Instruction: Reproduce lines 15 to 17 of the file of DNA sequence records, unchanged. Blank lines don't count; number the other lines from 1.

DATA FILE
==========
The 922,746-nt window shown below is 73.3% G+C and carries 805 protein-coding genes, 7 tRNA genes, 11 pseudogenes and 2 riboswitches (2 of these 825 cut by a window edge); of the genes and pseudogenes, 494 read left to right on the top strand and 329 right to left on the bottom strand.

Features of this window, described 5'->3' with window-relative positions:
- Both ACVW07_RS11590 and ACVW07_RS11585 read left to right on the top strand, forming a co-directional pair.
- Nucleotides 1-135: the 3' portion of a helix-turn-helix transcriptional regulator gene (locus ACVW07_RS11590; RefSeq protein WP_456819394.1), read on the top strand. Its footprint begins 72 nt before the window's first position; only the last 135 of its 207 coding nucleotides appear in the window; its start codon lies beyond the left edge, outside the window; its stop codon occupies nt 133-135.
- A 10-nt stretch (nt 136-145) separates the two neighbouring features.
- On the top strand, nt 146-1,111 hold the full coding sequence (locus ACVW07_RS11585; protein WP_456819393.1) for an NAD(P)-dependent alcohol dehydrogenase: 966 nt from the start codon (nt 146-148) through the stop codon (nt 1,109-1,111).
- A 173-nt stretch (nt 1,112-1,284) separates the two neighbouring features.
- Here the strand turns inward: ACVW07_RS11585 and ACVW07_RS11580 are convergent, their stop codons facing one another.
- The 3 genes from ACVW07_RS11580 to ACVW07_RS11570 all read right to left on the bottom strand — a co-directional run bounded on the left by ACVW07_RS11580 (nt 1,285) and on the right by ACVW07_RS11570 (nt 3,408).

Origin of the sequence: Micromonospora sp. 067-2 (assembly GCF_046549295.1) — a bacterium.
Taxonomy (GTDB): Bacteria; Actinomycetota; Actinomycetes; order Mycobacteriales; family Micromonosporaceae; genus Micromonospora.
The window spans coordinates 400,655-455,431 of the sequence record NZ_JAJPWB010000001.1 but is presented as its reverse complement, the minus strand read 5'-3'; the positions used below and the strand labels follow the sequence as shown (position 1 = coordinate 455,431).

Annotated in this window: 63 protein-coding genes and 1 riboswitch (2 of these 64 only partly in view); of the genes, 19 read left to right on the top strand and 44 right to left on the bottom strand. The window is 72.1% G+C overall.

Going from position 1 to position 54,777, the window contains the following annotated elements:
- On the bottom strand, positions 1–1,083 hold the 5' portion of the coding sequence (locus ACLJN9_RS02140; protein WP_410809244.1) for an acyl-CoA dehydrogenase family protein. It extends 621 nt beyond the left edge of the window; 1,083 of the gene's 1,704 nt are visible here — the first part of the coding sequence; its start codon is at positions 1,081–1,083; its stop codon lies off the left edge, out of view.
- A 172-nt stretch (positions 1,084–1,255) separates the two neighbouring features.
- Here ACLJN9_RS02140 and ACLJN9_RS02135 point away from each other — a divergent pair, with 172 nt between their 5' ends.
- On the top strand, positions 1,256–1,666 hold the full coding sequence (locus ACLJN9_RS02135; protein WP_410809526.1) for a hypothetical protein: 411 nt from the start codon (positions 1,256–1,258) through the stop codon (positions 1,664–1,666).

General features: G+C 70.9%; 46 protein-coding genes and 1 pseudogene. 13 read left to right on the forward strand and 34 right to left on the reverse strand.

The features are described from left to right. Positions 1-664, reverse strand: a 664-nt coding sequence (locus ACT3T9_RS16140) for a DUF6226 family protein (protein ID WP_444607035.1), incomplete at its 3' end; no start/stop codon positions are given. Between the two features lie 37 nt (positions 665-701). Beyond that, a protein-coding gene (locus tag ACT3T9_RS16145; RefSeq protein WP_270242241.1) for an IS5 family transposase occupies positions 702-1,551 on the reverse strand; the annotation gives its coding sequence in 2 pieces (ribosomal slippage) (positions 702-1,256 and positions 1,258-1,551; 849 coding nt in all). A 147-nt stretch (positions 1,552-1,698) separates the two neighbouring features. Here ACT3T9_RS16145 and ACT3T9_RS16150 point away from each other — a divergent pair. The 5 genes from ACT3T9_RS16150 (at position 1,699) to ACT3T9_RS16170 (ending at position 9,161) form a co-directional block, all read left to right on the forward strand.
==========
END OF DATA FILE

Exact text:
- On the bottom strand, positions 1–1,083 hold the 5' portion of the coding sequence (locus ACLJN9_RS02140; protein WP_410809244.1) for an acyl-CoA dehydrogenase family protein. It extends 621 nt beyond the left edge of the window; 1,083 of the gene's 1,704 nt are visible here — the first part of the coding sequence; its start codon is at positions 1,081–1,083; its stop codon lies off the left edge, out of view.
- A 172-nt stretch (positions 1,084–1,255) separates the two neighbouring features.
- Here ACLJN9_RS02140 and ACLJN9_RS02135 point away from each other — a divergent pair, with 172 nt between their 5' ends.